I see a lot of great articles online about what to expect from your contractor for your custom build or remodel project. They all mention some great information and remind you to be sure you look at permits, insurance, scope of work, timeline, etc… all very important items. However, the one thing I did not see mentioned is “please don’t sign anything unless there is a crystal clear budget and that you understand all of the verbiage”. We are not saying there might not be budget changes, additions or unforeseen construction issues to address during the process. On really large projects, a good contractor will often include a “contingency” budget line item as a set percentage of the contract to cover some of those hard to predict costs. But when you get started, it is so very important that the budget reflects all of the material & labor in the original scope of work by category or line item.
Of course, in my opinion, if you hire a good designer prior to the process getting underway you will get the best results. Often we can save you time and money, and you will be guided thru what can be a stressful process by a professional. It is our sincere goal to make sure your GC has a clear plan for what to build and this will typically help them to budget accurately from the start. However, some of our clients come to us after plans have been drawn by an architect and after they have hired a contractor with a general budget. And while it might be hard to believe, some clients even come to us after they are underway and having difficulties!
In this first case that we want to share, we have a lovely client that had such a vague contract from the GC for their fairly large “addition & remodel”. There was no clear cut line item by line item budget for the surfaces and finishes. The prices are all lumped together in each category, and there was no estimated square footage called out, even though they had final architectural plans in hand when they hired this GC. In your contract, there should be a detailed breakdown of the material price if you have already specified selections or had your designer do so, or a material “allowance” if you have not specified yet. Additionally, there should be very clear line items for labor in all categories as well. If there is a material allowance, it would be in your best interest to investigate if that allowance is “reasonable” for those type of items, or request more information from the GC, i.e…”what type of material would fit into that allowance”. For example, if you have custom wood floors on your Pinterest or Houzz, and they have included a budget for LVT or Laminate, you are not going to be happy with that change order. With this same thought in mind, ask the question if you don’t understand an abbreviation. On this same project, the General Contractor included “RTA Cabinets”, and the client had no idea what that meant or the limitations of “Ready to Assemble” Cabinets. This was not really the contractors fault, he assumed they understood what that meant and his goal was to give them a very reasonable budget to get them to hire him. It wasn’t until we started working with the client on the design details that we were able to understand that what they wanted for their new kitchen, was not going to be made with ready to assemble cabinets. Ultimately in this case, the client decided to spend the time & money for custom cabinets, and we know they will love them, but it was a stressful and costly process that could have been easily avoided.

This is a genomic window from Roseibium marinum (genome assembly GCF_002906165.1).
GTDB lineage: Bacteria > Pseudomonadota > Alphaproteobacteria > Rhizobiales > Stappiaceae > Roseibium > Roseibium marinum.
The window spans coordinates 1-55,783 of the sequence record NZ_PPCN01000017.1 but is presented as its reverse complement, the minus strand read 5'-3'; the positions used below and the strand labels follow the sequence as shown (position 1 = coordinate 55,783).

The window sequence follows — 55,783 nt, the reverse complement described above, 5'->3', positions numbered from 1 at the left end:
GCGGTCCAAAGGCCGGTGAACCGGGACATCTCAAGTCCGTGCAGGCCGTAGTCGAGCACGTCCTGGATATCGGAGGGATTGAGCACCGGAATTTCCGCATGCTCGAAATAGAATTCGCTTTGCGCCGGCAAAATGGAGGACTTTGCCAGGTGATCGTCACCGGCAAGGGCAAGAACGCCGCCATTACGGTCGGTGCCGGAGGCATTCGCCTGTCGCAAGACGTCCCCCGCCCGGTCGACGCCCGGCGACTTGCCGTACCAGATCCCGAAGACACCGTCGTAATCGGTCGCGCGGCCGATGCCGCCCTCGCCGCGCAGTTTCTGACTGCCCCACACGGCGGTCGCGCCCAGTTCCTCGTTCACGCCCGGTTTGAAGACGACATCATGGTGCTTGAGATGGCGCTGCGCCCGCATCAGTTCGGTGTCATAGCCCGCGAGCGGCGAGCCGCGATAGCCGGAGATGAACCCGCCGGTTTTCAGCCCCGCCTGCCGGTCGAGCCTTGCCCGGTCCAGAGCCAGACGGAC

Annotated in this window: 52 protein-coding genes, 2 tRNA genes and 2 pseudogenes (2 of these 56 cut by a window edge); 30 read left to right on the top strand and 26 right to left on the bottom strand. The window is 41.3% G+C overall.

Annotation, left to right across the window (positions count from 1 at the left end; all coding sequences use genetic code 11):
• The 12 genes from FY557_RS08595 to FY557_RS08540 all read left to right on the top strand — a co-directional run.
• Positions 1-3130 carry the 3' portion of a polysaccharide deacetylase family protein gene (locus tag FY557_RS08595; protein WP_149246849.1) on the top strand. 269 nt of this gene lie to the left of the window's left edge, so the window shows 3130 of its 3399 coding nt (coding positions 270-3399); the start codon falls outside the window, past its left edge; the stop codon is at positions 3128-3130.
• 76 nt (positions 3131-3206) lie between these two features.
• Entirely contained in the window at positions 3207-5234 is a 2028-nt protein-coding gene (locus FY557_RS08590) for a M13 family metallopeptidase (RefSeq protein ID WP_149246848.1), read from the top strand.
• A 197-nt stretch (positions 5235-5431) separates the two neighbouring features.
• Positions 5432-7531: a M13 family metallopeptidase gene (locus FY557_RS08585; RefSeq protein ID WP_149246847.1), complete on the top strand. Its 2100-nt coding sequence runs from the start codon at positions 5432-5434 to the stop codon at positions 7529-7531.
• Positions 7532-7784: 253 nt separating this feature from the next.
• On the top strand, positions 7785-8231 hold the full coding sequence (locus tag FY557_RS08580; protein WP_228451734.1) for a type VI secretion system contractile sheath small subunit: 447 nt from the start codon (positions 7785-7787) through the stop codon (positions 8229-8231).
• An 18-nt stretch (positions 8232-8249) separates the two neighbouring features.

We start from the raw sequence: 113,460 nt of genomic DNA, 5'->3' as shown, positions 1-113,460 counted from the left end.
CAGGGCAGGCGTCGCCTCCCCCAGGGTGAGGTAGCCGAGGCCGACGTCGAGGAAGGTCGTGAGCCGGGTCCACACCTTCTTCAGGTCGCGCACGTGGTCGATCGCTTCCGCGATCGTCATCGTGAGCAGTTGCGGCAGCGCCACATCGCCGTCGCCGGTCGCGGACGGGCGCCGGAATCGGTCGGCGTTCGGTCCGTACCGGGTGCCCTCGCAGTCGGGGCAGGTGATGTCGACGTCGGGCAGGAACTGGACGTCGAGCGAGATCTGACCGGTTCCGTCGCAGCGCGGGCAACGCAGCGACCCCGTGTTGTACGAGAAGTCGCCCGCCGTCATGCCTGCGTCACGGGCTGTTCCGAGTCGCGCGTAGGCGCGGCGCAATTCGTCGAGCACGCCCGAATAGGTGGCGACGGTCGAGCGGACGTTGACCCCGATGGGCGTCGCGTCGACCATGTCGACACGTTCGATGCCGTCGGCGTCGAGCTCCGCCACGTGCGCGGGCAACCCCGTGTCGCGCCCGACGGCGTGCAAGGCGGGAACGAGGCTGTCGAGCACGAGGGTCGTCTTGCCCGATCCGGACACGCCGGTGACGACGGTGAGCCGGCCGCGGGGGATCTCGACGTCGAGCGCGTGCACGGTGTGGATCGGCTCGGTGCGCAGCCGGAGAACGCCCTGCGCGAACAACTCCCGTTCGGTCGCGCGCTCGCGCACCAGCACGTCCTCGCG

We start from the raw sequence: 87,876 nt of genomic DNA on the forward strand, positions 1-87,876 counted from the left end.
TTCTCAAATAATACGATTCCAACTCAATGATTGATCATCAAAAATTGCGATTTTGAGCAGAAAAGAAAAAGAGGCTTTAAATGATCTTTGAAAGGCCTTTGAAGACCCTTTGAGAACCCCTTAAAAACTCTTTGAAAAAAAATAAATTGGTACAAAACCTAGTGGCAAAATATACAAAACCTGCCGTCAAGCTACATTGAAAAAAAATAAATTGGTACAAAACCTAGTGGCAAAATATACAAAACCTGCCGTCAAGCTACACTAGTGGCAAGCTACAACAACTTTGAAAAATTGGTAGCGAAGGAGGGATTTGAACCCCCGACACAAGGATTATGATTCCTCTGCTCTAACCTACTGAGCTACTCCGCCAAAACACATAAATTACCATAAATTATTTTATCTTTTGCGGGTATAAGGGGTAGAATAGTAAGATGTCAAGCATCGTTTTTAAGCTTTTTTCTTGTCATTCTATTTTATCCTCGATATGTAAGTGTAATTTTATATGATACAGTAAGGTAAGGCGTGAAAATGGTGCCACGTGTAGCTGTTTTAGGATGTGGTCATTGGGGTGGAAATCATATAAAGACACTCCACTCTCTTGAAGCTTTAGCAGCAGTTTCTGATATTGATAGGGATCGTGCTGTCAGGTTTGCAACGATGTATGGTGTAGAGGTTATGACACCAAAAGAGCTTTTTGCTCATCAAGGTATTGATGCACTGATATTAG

We want to share a few of the most important interior items to clearly understand and expect in your budget, & while every project is unique, this list should be helpful:
Cabinets - (material & labor & hardware) will they be custom or “ready to assemble”, if you don’t understand the difference, ask your contractor or designer to explain this for you (see future blog!)
Counters - (material & labor) will these be “prefab” or custom – same note as above
Flooring - (material & labor)
Stone/Tile Work - (material & labor)
Paint - (material & labor)
Finish Trim - (doors/baseboards/casing/crown molding/wainscot – material & labor)
Hardware - (door hardware & labor)
Electrical – (parts & labor)
Plumbing – (parts & labor)
Fixtures – plumbing & lighting – often provided by the home owner or designer
Appliances – often provided by home owner or designer
Appliance Installation – most high-line, pro-style appliances require professional installation (this is very important!)
The real challenge in the case of the client we mentioned above, is that the client is now being given numerous, expensive change orders. Because so much of the budget was bundled together in the contract, it is very difficult to unwind parts of the contract. There are areas where they don’t mind spending some more money on items that are very important, make a dramatic design impact or function better for their family, and other areas where they would prefer to stay close to budget. Additionally, they have learned the hard way that the very affordable finishes budgeted by the GC did not align with their taste or quality expectations.
A good contractor won’t mind being asked for the budget to be broken down in detail. We have a few terrific GC’s that we work with on a regular basis and they do it that way every time. We weren’t there when the client hired this GC, and he is a nice guy (licensed & insured too), and the home owners are wonderful, smart people, and we will make sure the house turns our beautifully regardless, but they just didn’t know what they didn’t know. Now you know!
Design Your Life !